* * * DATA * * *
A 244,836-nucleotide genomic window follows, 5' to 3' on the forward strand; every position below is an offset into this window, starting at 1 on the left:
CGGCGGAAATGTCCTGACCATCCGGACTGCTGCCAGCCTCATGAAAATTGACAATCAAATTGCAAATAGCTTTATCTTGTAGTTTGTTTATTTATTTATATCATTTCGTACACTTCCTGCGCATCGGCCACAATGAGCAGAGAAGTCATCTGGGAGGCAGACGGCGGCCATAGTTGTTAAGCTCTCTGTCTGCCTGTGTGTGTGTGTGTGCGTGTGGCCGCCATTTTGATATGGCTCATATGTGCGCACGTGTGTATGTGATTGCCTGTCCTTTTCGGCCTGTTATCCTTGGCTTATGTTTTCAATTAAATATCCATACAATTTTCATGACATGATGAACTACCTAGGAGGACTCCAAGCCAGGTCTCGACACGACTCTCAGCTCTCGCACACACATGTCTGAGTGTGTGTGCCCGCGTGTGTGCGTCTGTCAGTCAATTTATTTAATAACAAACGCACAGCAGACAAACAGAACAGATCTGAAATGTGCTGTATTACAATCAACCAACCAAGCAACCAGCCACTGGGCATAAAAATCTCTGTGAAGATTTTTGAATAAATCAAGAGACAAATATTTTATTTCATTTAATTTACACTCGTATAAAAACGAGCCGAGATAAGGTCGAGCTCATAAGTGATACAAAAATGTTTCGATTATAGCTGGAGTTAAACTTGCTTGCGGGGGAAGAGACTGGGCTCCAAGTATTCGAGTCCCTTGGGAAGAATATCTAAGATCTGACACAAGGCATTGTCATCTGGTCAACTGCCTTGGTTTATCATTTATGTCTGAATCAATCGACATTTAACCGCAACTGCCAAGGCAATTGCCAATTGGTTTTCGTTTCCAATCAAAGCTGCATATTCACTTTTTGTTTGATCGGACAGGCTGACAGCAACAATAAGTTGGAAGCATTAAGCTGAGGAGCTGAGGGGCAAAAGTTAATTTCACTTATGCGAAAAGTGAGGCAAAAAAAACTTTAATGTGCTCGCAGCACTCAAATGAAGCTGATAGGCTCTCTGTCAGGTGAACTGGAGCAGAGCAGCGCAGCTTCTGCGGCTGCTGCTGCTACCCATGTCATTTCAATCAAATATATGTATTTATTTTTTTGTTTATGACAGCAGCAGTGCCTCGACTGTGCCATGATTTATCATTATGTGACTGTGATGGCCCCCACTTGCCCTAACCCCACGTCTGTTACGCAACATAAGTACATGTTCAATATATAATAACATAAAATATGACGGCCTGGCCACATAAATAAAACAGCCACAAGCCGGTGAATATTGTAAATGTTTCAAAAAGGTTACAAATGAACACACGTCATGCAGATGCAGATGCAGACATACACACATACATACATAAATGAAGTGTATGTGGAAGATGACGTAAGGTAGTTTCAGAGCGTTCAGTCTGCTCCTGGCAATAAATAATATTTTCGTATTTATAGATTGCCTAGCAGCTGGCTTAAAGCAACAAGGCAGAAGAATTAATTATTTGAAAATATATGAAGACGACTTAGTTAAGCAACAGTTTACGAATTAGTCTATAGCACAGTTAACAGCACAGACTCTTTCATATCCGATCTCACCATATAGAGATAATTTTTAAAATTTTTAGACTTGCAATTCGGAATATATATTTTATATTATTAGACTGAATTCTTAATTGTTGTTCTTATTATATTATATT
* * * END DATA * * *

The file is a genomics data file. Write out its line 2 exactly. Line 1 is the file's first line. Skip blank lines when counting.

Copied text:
CGGCGGAAATGTCCTGACCATCCGGACTGCTGCCAGCCTCATGAAAATTGACAATCAAATTGCAAATAGCTTTATCTTGTAGTTTGTTTATTTATTTATATCATTTCGTACACTTCCTGCGCATCGGCCACAATGAGCAGAGAAGTCATCTGGGAGGCAGACGGCGGCCATAGTTGTTAAGCTCTCTGTCTGCCTGTGTGTGTGTGTGTGCGTGTGGCCGCCATTTTGATATGGCTCATATGTGCGCACGTGTGTATGTGATTGCCTGTCCTTTTCGGCCTGTTATCCTTGGCTTATGTTTTCAATTAAATATCCATACAATTTTCATGACATGATGAACTACCTAGGAGGACTCCAAGCCAGGTCTCGACACGACTCTCAGCTCTCGCACACACATGTCTGAGTGTGTGTGCCCGCGTGTGTGCGTCTGTCAGTCAATTTATTTAATAACAAACGCACAGCAGACAAACAGAACAGATCTGAAATGTGCTGTATTACAATCAACCAACCAAGCAACCAGCCACTGGGCATAAAAATCTCTGTGAAGATTTTTGAATAAATCAAGAGACAAATATTTTATTTCATTTAATTTACACTCGTATAAAAACGAGCCGAGATAAGGTCGAGCTCATAAGTGATACAAAAATGTTTCGATTATAGCTGGAGTTAAACTTGCTTGCGGGGGAAGAGACTGGGCTCCAAGTATTCGAGTCCCTTGGGAAGAATATCTAAGATCTGACACAAGGCATTGTCATCTGGTCAACTGCCTTGGTTTATCATTTATGTCTGAATCAATCGACATTTAACCGCAACTGCCAAGGCAATTGCCAATTGGTTTTCGTTTCCAATCAAAGCTGCATATTCACTTTTTGTTTGATCGGACAGGCTGACAGCAACAATAAGTTGGAAGCATTAAGCTGAGGAGCTGAGGGGCAAAAGTTAATTTCACTTATGCGAAAAGTGAGGCAAAAAAAACTTTAATGTGCTCGCAGCACTCAAATGAAGCTGATAGGCTCTCTGTCAGGTGAACTGGAGCAGAGCAGCGCAGCTTCTGCGGCTGCTGCTGCTACCCATGTCATTTCAATCAAATATATGTATTTATTTTTTTGTTTATGACAGCAGCAGTGCCTCGACTGTGCCATGATTTATCATTATGTGACTGTGATGGCCCCCACTTGCCCTAACCCCACGTCTGTTACGCAACATAAGTACATGTTCAATATATAATAACATAAAATATGACGGCCTGGCCACATAAATAAAACAGCCACAAGCCGGTGAATATTGTAAATGTTTCAAAAAGGTTACAAATGAACACACGTCATGCAGATGCAGATGCAGACATACACACATACATACATAAATGAAGTGTATGTGGAAGATGACGTAAGGTAGTTTCAGAGCGTTCAGTCTGCTCCTGGCAATAAATAATATTTTCGTATTTATAGATTGCCTAGCAGCTGGCTTAAAGCAACAAGGCAGAAGAATTAATTATTTGAAAATATATGAAGACGACTTAGTTAAGCAACAGTTTACGAATTAGTCTATAGCACAGTTAACAGCACAGACTCTTTCATATCCGATCTCACCATATAGAGATAATTTTTAAAATTTTTAGACTTGCAATTCGGAATATATATTTTATATTATTAGACTGAATTCTTAATTGTTGTTCTTATTATATTATATT